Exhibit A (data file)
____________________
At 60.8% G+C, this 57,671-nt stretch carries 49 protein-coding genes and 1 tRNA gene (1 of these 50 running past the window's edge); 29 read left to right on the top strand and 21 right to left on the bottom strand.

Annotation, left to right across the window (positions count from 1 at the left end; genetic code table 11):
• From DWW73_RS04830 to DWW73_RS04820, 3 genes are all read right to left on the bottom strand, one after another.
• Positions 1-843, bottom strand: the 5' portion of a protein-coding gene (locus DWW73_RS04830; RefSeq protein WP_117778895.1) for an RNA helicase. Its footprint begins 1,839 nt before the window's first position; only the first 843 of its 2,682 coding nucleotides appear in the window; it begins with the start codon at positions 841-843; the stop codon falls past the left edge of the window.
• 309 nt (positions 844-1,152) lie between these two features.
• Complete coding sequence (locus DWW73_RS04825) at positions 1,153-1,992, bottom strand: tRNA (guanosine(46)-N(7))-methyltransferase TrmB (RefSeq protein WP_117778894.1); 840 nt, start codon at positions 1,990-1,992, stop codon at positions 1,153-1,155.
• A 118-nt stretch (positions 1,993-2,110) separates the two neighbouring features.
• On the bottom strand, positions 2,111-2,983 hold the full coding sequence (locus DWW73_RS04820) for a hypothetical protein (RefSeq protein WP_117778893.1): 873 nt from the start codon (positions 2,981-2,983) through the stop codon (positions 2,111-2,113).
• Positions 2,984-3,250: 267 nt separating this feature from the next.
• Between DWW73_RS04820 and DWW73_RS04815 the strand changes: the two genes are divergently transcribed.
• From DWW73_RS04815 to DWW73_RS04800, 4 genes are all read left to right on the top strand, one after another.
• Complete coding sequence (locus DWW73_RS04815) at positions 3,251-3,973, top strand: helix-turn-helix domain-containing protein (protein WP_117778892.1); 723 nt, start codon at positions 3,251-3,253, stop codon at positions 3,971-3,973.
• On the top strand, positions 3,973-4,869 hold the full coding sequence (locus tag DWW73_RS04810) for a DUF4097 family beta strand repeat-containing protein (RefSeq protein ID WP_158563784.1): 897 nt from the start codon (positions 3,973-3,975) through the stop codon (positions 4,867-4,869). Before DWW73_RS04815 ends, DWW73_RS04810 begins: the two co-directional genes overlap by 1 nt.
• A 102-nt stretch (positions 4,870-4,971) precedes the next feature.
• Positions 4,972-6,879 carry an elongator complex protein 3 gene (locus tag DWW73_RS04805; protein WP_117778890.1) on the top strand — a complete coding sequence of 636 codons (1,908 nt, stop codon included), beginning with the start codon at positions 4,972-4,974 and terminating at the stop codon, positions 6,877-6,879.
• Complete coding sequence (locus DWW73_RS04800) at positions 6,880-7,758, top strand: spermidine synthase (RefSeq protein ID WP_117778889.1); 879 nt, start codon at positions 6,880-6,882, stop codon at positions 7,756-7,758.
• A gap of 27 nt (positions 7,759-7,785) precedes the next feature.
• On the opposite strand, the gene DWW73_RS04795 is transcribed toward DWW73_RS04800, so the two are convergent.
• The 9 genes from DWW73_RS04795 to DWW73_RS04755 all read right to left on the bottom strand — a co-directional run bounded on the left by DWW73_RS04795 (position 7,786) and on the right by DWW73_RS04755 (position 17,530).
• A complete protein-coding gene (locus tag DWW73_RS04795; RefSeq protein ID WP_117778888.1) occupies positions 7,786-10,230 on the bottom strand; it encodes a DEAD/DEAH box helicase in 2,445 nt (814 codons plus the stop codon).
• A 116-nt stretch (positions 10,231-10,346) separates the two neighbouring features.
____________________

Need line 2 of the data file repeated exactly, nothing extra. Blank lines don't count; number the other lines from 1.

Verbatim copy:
Annotation, left to right across the window (positions count from 1 at the left end; genetic code table 11):